Monday, July 14, 2008

Rough weekend…

It’s at times like these, when I feel I have nothing to say, when it’s probably best just to talk. After all, the reason I’ve been quiet is mostly because things just aren’t great. (I know it seems I’ve posted pretty regularly but I’ve been relying on stories from last weekend.) I prefer to post entries about how I won the lotto, got published, and had stellar sex with a team of college cheerleaders… but that just never seems to happen…

I didn’t sleep much this weekend. Between the sleepwalking and the just plain being drunk (more on that later), I only averaged a few hours each night. That’s put me in rather poor spirits this morning… can you tell? Vicky and I spent most of our Saturday evening at each other’s throats but finally settled in for a late supper and a wonderful Columbia Crest ’06 Shiraz… followed by another bottle of “I was too drunk to remember, really” – I think it was Boarding Pass Shiraz. Yeah, I got a little schnokered but I needed it.

Saturday was supposed to be about my folks. You see, my mom recently got out of the hospital. She wouldn’t tell me why – “woman’s surgery” was all she’d say – but I knew she was recuperating and could use a visit. So, the plan was to see her and call my dad. As some of you may know, my dad’s been ill for… well, a long time.

After seeing my dad last weekend – though he wasn’t really there – he’d really been on my mind. So, I was looking forward to the conversation. It would go something like this. Ken: I’d like to interview you so I can integrate your life story into a book I’m writing on Free Will. Dad: Sounds like crap. I’ll do it. Ken: You won’t regret it, even if I do.

In reality, it went something like this. Ken: Hi Dad. Dad: Hi Son. I heard the new job isn’t that great. Ken: No, sadly. Not really. Dad: I’m sorry to hear that. I hoped blrblrblrblrblrblr….

And then, he was off and Blanche was back on. Simply put, he was too weak. Just too weak to talk.

But if he was too weak to ask about interviewing, so I could write his life story… it was clear he’d be too weak to actually interview. This fact didn’t even occur to me until several hours later, after I’d spent the morning removing the foot from my chest. Hearing my dad so weak, so frail, left it impossible to avoid the reality of the situation. Especially after Blanche told me he’d had worse days. If this was one of his better days…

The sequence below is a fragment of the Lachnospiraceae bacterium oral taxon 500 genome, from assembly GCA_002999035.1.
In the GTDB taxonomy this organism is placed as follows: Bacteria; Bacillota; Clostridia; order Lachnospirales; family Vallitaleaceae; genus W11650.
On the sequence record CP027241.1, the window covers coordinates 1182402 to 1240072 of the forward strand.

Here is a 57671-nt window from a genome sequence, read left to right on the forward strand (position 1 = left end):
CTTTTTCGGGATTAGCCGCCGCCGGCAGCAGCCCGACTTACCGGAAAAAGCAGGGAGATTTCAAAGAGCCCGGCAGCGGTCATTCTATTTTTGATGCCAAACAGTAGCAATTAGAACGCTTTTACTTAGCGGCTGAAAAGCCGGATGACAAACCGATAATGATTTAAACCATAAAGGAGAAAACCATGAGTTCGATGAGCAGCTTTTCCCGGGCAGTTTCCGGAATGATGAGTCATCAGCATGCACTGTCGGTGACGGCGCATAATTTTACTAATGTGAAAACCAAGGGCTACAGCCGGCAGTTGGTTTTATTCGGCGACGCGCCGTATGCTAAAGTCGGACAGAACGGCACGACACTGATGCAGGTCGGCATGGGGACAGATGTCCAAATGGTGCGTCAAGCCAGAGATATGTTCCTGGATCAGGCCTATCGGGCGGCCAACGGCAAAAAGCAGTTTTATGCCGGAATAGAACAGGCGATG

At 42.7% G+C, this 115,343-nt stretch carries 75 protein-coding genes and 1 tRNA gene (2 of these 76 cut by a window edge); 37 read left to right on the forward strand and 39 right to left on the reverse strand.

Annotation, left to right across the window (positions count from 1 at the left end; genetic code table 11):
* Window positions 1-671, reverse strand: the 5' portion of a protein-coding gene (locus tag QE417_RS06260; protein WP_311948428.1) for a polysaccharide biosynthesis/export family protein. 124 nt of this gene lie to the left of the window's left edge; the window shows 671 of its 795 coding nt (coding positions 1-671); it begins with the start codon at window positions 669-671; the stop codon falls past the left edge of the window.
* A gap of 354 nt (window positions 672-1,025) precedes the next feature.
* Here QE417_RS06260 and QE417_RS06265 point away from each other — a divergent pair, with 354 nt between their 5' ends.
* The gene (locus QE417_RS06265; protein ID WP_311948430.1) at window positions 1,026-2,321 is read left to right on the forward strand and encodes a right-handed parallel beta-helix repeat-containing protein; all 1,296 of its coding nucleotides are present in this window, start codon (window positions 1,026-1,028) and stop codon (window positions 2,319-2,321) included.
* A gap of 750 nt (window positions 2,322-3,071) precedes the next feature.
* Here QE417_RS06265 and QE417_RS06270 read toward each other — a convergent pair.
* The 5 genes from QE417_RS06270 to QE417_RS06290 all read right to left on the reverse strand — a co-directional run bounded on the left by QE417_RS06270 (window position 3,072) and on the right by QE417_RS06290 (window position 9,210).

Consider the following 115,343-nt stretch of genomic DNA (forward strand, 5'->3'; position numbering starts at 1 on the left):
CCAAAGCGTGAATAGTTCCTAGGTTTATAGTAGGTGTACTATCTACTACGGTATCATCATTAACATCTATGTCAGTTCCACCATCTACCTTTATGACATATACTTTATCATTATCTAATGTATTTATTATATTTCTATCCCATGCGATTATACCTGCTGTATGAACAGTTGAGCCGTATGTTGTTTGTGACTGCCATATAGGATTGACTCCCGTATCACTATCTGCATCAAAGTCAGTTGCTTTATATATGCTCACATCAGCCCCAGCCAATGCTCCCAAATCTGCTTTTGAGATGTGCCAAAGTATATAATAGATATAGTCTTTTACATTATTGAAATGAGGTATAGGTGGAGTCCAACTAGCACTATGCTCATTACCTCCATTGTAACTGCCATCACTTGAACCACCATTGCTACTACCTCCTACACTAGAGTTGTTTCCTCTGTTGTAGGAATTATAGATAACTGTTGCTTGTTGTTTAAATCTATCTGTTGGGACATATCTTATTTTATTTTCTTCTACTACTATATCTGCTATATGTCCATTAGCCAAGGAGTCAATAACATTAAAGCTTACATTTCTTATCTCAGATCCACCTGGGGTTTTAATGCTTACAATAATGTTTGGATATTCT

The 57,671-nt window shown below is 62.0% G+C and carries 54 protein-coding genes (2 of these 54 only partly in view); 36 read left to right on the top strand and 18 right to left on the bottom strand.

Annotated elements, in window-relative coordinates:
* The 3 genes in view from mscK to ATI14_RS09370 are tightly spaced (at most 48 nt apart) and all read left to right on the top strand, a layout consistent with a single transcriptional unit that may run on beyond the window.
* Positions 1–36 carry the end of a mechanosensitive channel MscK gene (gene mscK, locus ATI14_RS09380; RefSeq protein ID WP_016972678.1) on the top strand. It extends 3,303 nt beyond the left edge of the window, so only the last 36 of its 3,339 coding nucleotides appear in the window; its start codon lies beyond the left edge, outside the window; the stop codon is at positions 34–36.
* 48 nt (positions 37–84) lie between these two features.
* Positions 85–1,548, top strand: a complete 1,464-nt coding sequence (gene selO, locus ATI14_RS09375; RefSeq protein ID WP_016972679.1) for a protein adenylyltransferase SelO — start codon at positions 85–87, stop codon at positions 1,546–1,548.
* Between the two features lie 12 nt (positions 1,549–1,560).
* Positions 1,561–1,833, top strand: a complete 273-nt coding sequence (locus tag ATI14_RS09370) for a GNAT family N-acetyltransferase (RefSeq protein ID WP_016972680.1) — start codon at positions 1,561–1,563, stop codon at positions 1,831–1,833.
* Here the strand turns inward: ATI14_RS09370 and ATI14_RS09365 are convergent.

Listen, I know there’s nothing unique here. Part of being alive includes losing your parents. Parents die. Children die. We all die. But another part of being alive sometimes involves knowing that however horrible they’ve been, you love them. I hate to see my father suffer like this. I hate to see him go so slowly. The pain he experiences dilutes into those who love him and it just hurts to know how much he’s hurting.

Then, I visited my mom. Her “woman’s surgery” has her in some pain, but she left the hospital early, rather than take money from Vicky and I to pay for her to stay longer. Vicky’s a little burned by that and, honestly, my mom was being prideful and stubborn. The joke was kind of on her, though, when I went to visit, because her husband insisted on talking about how they cut her open “from rectum to vagina”. His constant repetition of “rectum to vagina” “rectum to vagina” probably had my mom wishing she hadn’t told him, either.

Later, when she mentioned that her DVD/VCR play had broken, Vicky and I went out and bought them a new one. It’s not the same as a day in the hospital but, as I told Vicky, if I can make things a little more comfortable for one of my parents, I’ll do it. Anyway, it was fun watching my mom and her husband try to figure out what they’d done to deserve the gift. I didn’t buy me any extra sleep, but Vicky and I got a good laugh out of it.

1 comment:

Jenn from WA said...

Oh how I know that pain of watching a parent drift away. Its almost like you wish there was a little pill to pass all the pain onto someone else who may deserve it - like rapist/murderers, etc.

Hang tough. And write the story anyhow...write your story about your dad.